Landscape Contractor / Design Build Maintain

OCT 2018

LC/DBM provides landscape contractors with Educational, Imaginative and Practical information about their business, their employees, their machines and their projects.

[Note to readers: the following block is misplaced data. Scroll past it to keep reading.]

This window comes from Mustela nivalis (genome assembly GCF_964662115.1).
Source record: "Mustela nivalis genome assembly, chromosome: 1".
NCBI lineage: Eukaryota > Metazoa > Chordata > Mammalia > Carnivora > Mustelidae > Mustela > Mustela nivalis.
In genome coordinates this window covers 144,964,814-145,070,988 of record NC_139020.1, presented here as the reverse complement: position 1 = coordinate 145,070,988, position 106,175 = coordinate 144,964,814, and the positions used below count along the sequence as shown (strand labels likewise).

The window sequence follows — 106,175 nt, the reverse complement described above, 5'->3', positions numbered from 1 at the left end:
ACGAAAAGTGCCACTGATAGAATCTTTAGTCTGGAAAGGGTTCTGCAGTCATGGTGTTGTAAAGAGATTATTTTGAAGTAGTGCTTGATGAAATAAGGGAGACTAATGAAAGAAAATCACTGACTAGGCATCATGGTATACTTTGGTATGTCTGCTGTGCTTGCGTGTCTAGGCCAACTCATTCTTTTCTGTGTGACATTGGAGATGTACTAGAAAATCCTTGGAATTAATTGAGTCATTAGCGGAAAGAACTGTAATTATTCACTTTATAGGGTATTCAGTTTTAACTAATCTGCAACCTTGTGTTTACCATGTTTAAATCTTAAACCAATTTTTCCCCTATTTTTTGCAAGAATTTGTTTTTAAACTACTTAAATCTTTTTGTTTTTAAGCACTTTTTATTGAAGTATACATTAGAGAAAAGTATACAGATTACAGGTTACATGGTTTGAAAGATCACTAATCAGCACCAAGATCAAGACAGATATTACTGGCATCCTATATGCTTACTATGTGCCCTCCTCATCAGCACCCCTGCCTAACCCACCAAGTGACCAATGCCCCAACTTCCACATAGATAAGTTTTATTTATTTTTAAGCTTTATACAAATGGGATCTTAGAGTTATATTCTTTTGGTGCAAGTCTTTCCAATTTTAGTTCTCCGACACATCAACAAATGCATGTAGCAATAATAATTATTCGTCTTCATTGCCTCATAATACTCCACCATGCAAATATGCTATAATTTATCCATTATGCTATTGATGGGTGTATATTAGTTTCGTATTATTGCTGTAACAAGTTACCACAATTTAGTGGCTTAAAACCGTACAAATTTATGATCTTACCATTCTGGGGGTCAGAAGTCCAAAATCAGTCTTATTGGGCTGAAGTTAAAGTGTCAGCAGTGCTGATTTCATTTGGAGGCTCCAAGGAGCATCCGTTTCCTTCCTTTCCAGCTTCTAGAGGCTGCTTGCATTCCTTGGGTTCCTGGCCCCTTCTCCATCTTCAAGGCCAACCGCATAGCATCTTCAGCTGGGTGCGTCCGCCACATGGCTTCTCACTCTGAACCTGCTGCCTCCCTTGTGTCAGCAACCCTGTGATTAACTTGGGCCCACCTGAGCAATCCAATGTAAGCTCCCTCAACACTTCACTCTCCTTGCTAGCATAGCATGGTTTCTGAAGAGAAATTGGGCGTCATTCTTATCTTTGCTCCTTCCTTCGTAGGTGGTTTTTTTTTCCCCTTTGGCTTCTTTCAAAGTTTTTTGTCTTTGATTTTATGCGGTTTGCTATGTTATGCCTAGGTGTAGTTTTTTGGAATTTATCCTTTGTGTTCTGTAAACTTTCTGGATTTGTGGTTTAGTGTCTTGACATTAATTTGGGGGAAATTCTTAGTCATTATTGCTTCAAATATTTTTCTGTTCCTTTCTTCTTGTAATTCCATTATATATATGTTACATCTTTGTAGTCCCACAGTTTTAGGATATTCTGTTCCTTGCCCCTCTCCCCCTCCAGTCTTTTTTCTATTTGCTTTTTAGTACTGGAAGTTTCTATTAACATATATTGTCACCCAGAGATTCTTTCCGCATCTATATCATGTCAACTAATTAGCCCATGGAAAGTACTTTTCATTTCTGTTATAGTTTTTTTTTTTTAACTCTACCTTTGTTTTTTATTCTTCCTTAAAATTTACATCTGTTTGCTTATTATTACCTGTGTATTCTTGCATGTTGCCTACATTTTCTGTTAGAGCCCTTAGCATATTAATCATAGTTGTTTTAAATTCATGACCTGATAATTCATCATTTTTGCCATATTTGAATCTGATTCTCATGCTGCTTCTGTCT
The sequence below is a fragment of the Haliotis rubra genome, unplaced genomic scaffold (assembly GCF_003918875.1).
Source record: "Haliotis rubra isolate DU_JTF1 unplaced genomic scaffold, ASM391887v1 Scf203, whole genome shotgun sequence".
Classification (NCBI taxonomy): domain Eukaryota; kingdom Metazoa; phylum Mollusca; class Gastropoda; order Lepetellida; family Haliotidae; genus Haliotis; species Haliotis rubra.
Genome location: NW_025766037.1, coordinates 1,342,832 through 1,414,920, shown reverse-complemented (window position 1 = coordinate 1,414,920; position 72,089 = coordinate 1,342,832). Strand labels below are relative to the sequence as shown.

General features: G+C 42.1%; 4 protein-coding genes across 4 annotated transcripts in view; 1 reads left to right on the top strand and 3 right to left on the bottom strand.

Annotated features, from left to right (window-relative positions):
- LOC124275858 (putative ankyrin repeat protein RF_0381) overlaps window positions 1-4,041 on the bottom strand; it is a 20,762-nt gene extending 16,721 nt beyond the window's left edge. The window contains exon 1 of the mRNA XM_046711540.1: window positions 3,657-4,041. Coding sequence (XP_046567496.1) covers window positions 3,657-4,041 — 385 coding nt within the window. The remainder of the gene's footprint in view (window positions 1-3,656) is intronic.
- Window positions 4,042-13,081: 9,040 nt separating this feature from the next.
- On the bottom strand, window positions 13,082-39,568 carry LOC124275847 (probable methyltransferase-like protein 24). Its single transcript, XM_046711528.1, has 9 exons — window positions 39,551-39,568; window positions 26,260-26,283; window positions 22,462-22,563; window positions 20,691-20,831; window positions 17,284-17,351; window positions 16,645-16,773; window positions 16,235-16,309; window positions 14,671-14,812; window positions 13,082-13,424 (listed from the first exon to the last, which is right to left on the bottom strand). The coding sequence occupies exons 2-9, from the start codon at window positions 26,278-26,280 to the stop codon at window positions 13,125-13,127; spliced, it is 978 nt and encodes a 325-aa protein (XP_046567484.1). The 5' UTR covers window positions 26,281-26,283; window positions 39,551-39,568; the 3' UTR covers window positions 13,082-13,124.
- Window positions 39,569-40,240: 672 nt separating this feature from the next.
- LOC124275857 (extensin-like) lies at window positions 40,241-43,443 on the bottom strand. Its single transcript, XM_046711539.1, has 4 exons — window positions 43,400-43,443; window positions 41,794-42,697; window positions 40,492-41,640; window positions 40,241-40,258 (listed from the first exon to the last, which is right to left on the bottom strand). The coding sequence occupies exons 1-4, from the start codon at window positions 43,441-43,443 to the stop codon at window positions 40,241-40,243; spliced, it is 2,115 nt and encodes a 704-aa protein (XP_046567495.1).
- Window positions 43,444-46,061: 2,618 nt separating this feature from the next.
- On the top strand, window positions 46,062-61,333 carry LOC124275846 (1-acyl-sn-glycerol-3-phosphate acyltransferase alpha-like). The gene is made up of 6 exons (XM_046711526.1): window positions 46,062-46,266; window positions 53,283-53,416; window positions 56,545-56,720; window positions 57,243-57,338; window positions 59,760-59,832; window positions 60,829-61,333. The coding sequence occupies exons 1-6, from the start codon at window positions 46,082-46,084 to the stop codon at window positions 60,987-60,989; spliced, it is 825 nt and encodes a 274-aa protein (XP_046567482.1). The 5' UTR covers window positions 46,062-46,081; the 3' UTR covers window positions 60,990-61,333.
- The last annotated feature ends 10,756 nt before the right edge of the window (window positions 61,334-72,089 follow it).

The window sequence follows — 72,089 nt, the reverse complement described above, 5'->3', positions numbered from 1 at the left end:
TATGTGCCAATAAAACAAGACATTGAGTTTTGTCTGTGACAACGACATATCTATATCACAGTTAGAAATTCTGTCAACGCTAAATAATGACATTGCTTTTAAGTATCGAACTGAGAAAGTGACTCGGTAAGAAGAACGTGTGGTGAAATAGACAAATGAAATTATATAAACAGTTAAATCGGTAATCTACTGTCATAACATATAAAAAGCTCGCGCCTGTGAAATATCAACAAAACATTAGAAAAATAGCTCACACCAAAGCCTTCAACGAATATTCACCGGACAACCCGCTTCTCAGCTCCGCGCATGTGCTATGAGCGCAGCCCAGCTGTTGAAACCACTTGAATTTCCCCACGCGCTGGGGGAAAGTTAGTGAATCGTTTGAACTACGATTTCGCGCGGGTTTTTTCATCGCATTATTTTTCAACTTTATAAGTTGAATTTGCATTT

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Henry started the company because she wanted to see female workers in clothes that both fit and perform. Henry explains that women in the landscaping work- force have two options; they either wear clothes that fit their bodies but are not de- signed for heavy labor, or they wear men's clothes that are uncomfortable and baggy. Both options are dangerous, as thin cloth- ing can tear and expose skin while extra material can create the risk of fabric get- ting caught in machinery. All members of a team need to be protected from injury, regardless of different needs. The Specifics of Tree Work One aspect of landscape work that is highly complex as far as PPE is concerned is the task of tree trimming. Not only do arborists need to don the proper clothing and equipment to handle tools such as chainsaws, but they also have to use this machinery while high above the ground. Therefore the amount of PPE that is re - quired for such work is much higher than tasks that are completed on the ground. While most landscape workers wear nonslip boots and sturdy gloves, these pieces of equipment must serve double- duty in the case of tree care. When a worker is on the ground, there is a risk of slipping and falling from a standing po - sition; however, a worker in a tree faces a larger risk from a misstep. Gloves are another piece of equipment that is worn across the field. Some companies are of - fering gloves with more traction to grip trees and help workers steady themselves. The most important PPE used by tree trim - mers are safety har- nesses, belts, ropes, lanyards, slings and carabiners. OSHA, in a safety report specifical- ly written for arborists and tree trimmers, offers several general rules for the use of climbing equipment. Ropes that are wet, have been driven over or have been left in the sun should never be used for tree work. These factors can weaken the elasticity and strength of the rope, placing workers in danger. As with all PPE, just the use of the equipment is not enough to keep workers safe; they have to know how to use it and take care of it. The Future of Safety Monitoring Certain researchers and engineers are looking into expanding technology that is used in other aspects of life to fit the safety needs of those who work in labor- intensive careers. For instance, SangHyun Lee, associate professor in the University of Michigan Department of Civil and En - vironmental Engineering, in an interview with ForConstructionPros.com, discussed his research into wearable safety sensors for construction workers. The sensors, when worn during work, can assess stress levels, physical demands and risk by tracking heart rate, skin tem - perature and electrical activity on the skin. The data compiled by the sensors could be used to understand and fix com- mon safety problems in the industry. Wearable sensors are an answer to safety risks that are rampant in labor- intensive work due to the ease of using it hands-free as well as the lack of need to stop and record safety data. Because the sensors can record everything auto - matically, workers do not have to worry about holding a heavy, cumbersome sen- sor in their hands or on their backs, or remembering every single safety hazard that they encounter in the field. Lee explains that while mostly health care professionals have been wearing the sensors, he is looking to introduce them to work seamlessly in heavy labor jobs such as construction and, perhaps, the landscape industry. Conclusion Whether by the use of fitting clothing, new equipment attachments or high tech gadgets, investment in PPE for workers in the landscape industry is incredibly im- portant. Such efforts made toward safety equipment can lower insurance premi- ums while also protecting the bodies and lives of those employees who make the landscape industry work so well. LC DBM Above According to the SeeHerWork website, the number one complaint of women re- quired to wear high-visibility vests on job sites is fit. This Class 2 Safety Vest that was designed to fit female body types exceeds ANSI / ISEA Class 2 requirements. Gloves offered by the company, like these Impact Gloves, fit the female hand and close tightly around female wrists. Right This type of wearable technology could monitor heart rate, blood pressure, electrostatic charge on the skin, rise or fall in temperature, fatigue and other vital signs that our bodies give when we are distressed. Report- edly, this information could lessen jobsite accidents. These sensors are currently in the research phase and are unavailable for purchase. 38 LCDBM

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